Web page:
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Taking Charge

A new generation of franchisors works to renew the faith of their franchisees.

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This story appears in the July 1996 issue of Entrepreneur. Subscribe »

When Stephen McManus entered a Hardee's restaurant with his wife on their way to a football game in the fall of 1995, he realized it was, quite frankly, in a shambles. While other company executives might have disgustedly scribbled notes for their next management meeting and sent the issue through layers of bureaucracy, McManus, the new president and CEO of Hardee's Food Systems Inc., closed the restaurant on the spot, put an employee outside to distribute free meal coupons to arriving customers, and got to work cleaning the bathrooms while his wife cleaned the dining room.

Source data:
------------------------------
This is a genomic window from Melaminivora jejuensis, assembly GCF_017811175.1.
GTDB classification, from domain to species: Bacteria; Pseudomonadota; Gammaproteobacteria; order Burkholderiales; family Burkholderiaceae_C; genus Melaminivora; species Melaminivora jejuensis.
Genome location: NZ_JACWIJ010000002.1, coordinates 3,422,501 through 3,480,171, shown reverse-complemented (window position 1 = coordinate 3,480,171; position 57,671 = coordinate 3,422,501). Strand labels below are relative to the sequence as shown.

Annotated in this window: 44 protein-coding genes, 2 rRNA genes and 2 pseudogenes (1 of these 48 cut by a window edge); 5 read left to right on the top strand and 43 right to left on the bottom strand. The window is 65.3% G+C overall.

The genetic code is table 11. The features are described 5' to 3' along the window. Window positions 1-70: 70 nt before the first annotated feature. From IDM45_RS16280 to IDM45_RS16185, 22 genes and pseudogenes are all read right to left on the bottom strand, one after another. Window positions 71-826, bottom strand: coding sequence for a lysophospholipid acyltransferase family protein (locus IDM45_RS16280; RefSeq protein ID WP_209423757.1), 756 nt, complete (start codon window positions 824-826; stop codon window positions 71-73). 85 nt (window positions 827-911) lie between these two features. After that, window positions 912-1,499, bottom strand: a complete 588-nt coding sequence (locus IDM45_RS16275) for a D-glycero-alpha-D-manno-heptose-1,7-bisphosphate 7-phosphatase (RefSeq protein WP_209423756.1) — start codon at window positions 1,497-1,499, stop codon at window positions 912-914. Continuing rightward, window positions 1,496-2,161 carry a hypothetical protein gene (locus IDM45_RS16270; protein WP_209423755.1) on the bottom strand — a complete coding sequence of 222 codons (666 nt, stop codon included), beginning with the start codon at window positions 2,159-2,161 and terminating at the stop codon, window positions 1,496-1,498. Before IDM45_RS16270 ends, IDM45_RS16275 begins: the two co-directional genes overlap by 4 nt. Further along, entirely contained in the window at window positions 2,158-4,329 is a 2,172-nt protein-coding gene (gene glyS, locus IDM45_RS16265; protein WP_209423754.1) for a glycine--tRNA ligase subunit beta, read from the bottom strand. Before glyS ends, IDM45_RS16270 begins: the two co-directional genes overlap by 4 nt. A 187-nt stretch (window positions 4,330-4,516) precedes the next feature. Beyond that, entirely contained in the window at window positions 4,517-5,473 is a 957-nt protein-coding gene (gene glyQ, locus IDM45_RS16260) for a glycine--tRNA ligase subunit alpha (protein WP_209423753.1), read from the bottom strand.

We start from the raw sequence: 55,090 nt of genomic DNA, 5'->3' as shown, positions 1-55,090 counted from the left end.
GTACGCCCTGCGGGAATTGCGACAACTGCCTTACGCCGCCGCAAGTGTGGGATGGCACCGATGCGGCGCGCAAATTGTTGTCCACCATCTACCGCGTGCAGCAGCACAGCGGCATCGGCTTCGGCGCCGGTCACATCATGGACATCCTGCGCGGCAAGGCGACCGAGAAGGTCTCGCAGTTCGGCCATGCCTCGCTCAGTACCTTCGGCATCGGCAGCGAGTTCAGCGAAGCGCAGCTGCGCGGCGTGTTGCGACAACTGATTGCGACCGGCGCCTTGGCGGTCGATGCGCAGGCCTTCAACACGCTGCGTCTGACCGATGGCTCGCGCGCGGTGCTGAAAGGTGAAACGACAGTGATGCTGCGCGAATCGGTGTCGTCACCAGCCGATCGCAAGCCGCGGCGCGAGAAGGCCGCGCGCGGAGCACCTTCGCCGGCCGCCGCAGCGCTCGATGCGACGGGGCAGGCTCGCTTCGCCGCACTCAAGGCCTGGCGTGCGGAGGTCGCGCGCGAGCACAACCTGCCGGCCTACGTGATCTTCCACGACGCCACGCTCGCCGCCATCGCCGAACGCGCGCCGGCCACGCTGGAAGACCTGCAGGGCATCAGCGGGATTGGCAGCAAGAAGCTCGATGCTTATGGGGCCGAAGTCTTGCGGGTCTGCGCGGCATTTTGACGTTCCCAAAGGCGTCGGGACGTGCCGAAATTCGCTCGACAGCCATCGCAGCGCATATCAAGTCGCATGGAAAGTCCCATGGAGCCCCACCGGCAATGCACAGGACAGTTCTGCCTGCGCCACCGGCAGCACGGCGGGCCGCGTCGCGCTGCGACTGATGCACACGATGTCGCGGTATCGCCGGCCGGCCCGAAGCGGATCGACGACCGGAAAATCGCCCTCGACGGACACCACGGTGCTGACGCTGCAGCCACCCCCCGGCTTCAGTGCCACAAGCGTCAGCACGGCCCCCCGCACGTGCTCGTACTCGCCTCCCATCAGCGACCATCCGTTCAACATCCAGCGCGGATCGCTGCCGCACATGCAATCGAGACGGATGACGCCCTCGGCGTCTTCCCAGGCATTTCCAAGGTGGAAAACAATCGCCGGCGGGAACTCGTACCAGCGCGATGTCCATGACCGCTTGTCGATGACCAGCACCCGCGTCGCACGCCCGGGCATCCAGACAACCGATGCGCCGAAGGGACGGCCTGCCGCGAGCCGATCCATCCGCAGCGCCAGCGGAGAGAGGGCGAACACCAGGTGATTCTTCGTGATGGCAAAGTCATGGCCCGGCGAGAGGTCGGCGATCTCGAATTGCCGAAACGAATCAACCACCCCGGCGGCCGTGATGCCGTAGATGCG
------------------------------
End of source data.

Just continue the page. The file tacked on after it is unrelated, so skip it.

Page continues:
The image of the boss scrubbing toilets is far from the perception most franchisees have of their franchisors. Indeed, as franchising has become a mammoth industry, franchisors have come to be viewed as distant dictators whose fancy offices are far removed from franchisees' real-world concerns.

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